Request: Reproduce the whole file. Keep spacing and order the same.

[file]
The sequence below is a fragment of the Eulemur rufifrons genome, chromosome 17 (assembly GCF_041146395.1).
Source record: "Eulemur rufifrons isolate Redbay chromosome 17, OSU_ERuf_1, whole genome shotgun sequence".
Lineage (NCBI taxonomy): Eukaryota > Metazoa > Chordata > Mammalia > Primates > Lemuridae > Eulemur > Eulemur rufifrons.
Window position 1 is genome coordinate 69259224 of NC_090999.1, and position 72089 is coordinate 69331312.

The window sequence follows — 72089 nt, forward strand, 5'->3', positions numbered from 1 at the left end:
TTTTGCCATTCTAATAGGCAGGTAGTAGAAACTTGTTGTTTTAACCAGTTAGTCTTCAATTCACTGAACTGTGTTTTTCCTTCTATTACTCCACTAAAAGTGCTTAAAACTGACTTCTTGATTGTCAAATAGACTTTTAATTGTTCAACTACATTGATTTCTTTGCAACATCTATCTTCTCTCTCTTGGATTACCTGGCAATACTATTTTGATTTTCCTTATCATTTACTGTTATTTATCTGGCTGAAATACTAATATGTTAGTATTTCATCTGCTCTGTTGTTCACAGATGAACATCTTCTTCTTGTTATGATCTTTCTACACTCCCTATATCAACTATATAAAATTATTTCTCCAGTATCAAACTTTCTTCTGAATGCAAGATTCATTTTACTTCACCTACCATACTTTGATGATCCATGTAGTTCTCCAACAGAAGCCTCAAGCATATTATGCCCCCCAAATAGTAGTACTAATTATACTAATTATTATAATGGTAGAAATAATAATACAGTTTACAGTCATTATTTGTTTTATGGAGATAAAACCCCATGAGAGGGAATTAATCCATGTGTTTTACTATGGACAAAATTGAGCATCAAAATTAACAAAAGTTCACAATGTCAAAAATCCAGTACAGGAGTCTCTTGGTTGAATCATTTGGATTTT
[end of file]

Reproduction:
The sequence below is a fragment of the Eulemur rufifrons genome, chromosome 17 (assembly GCF_041146395.1).
Source record: "Eulemur rufifrons isolate Redbay chromosome 17, OSU_ERuf_1, whole genome shotgun sequence".
Lineage (NCBI taxonomy): Eukaryota > Metazoa > Chordata > Mammalia > Primates > Lemuridae > Eulemur > Eulemur rufifrons.
Window position 1 is genome coordinate 69259224 of NC_090999.1, and position 72089 is coordinate 69331312.

The window sequence follows — 72089 nt, forward strand, 5'->3', positions numbered from 1 at the left end:
TTTTGCCATTCTAATAGGCAGGTAGTAGAAACTTGTTGTTTTAACCAGTTAGTCTTCAATTCACTGAACTGTGTTTTTCCTTCTATTACTCCACTAAAAGTGCTTAAAACTGACTTCTTGATTGTCAAATAGACTTTTAATTGTTCAACTACATTGATTTCTTTGCAACATCTATCTTCTCTCTCTTGGATTACCTGGCAATACTATTTTGATTTTCCTTATCATTTACTGTTATTTATCTGGCTGAAATACTAATATGTTAGTATTTCATCTGCTCTGTTGTTCACAGATGAACATCTTCTTCTTGTTATGATCTTTCTACACTCCCTATATCAACTATATAAAATTATTTCTCCAGTATCAAACTTTCTTCTGAATGCAAGATTCATTTTACTTCACCTACCATACTTTGATGATCCATGTAGTTCTCCAACAGAAGCCTCAAGCATATTATGCCCCCCAAATAGTAGTACTAATTATACTAATTATTATAATGGTAGAAATAATAATACAGTTTACAGTCATTATTTGTTTTATGGAGATAAAACCCCATGAGAGGGAATTAATCCATGTGTTTTACTATGGACAAAATTGAGCATCAAAATTAACAAAAGTTCACAATGTCAAAAATCCAGTACAGGAGTCTCTTGGTTGAATCATTTGGATTTT